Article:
In March, WTA announced the recipients of its Teleport Awards for Excellence. The awards program highlights companies and individuals who have dramatically demonstrated excellence in the field of teleport operations, development and technology. To date, awards have been presented in four categories:
- Independent Teleport Operator of the Year: Awarded to an outstanding operator of a commercial communications hub that uses a combination of satellite, fiber, and terrestrial wireless to provide value-added services to customers in broadcasting, enterprise, carrier or government markets.
- Corporate Teleport Operator of the Year: Awarded to a company that operates teleports primarily for its own use, rather than to serve external customers, in order to better manage the organization or deliver services or products. WTA invites its members to nominate customers whose facilities, operations and technology represent a high standard of excellence.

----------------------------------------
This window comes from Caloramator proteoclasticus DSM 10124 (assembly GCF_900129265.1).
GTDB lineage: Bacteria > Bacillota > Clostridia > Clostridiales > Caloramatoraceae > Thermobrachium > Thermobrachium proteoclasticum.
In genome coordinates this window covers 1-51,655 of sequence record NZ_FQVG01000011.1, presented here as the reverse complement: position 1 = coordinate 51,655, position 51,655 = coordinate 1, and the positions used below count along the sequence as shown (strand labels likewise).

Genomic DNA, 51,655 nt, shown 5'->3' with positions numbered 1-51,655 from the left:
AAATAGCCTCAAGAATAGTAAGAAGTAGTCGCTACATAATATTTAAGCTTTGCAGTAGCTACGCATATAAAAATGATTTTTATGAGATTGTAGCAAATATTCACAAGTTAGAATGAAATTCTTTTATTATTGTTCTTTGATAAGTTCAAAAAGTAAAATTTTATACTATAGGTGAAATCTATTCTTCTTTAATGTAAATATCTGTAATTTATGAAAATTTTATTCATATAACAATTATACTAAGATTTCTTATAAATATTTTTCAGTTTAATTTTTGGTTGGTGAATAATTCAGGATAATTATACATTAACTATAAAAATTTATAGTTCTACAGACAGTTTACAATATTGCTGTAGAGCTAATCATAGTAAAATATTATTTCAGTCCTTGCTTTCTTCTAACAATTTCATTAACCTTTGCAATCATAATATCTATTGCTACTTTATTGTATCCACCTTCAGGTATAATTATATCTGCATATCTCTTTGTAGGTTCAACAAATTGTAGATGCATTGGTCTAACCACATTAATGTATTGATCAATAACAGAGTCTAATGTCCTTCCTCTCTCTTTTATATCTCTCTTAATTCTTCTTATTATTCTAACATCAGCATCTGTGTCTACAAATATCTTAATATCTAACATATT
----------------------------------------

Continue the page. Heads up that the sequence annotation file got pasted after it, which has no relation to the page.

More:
- Teleport Executive of the Year: Awarded to an individual for demonstrated entrepreneurship, leadership and innovation in the development or operation of a teleport-based business.
- Teleport Technology of the Year: Awarded to an organization whose technology has contributed to the business and operational success of teleports through lower costs, increased efficiency, new capabilities or access to new markets.
Nominations are being accepted for the 2010 Awards with a deadline for submission of January 15, 2010. More information on each category as well as nomination forms can be found on the WTA Web site at www.worldteleport.org.
About the author
Robert Bell is Executive Director of the World Teleport Association, which represents the worlds most innovative teleport operators, carriers and technology providers in 20 nations. He can be reached at firstname.lastname@example.org.